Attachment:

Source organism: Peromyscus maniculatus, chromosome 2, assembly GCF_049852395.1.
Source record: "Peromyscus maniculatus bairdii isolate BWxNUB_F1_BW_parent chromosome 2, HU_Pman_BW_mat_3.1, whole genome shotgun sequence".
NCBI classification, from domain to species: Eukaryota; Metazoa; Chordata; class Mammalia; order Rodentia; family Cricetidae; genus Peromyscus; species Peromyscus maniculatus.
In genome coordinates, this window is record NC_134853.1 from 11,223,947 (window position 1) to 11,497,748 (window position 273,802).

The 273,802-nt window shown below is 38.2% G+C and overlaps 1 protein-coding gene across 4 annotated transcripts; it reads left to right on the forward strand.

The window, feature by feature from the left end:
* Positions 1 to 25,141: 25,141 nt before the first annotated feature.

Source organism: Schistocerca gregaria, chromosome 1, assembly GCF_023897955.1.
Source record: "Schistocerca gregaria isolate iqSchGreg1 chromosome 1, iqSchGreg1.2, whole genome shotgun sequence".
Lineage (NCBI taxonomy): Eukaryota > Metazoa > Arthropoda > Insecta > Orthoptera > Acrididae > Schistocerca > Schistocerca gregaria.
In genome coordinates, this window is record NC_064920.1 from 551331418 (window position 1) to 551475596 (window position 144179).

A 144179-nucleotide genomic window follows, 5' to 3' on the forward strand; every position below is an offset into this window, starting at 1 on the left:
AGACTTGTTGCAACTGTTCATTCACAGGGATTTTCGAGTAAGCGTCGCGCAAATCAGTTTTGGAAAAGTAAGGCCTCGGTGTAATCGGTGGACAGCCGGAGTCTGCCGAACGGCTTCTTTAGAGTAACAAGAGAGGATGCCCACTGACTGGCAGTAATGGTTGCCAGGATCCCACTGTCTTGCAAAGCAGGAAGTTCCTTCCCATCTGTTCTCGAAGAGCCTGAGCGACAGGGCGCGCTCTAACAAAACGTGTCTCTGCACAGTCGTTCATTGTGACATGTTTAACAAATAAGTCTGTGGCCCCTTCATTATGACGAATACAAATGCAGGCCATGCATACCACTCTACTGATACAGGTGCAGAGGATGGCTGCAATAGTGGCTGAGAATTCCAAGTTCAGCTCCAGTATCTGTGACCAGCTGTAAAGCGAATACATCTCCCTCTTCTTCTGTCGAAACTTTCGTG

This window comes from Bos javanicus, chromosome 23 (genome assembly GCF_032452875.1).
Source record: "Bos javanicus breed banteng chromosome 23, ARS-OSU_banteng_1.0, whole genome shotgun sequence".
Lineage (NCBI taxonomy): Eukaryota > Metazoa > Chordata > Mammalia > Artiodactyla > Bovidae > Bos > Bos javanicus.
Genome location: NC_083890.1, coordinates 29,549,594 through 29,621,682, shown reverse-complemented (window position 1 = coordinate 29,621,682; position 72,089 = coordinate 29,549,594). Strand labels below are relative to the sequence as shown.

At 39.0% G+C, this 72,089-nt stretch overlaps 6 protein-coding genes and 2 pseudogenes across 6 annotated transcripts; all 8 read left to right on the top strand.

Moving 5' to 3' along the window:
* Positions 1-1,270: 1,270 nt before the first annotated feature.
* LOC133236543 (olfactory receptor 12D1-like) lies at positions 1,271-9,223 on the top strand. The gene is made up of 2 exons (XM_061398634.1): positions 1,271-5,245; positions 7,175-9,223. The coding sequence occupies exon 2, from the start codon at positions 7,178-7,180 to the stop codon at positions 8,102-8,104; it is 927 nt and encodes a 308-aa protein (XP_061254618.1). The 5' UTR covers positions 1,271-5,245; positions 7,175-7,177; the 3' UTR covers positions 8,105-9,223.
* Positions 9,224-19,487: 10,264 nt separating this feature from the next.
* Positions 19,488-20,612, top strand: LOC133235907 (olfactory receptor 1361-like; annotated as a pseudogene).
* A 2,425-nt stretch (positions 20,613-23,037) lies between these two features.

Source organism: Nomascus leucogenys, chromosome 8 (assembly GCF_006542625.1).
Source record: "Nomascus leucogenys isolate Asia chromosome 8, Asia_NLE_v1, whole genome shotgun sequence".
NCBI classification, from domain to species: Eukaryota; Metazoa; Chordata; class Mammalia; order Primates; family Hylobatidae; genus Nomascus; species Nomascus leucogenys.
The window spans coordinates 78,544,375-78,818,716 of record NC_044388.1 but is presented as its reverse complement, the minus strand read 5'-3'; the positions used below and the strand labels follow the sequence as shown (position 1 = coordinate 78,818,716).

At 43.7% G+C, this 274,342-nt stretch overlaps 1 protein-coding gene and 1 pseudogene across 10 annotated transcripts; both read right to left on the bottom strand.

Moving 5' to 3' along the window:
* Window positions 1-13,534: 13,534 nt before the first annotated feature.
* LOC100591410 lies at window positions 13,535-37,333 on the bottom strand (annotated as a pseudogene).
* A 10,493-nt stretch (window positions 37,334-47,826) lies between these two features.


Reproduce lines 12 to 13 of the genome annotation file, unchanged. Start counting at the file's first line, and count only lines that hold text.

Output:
A 144179-nucleotide genomic window follows, 5' to 3' on the forward strand; every position below is an offset into this window, starting at 1 on the left:
AGACTTGTTGCAACTGTTCATTCACAGGGATTTTCGAGTAAGCGTCGCGCAAATCAGTTTTGGAAAAGTAAGGCCTCGGTGTAATCGGTGGACAGCCGGAGTCTGCCGAACGGCTTCTTTAGAGTAACAAGAGAGGATGCCCACTGACTGGCAGTAATGGTTGCCAGGATCCCACTGTCTTGCAAAGCAGGAAGTTCCTTCCCATCTGTTCTCGAAGAGCCTGAGCGACAGGGCGCGCTCTAACAAAACGTGTCTCTGCACAGTCGTTCATTGTGACATGTTTAACAAATAAGTCTGTGGCCCCTTCATTATGACGAATACAAATGCAGGCCATGCATACCACTCTACTGATACAGGTGCAGAGGATGGCTGCAATAGTGGCTGAGAATTCCAAGTTCAGCTCCAGTATCTGTGACCAGCTGTAAAGCGAATACATCTCCCTCTTCTTCTGTCGAAACTTTCGTG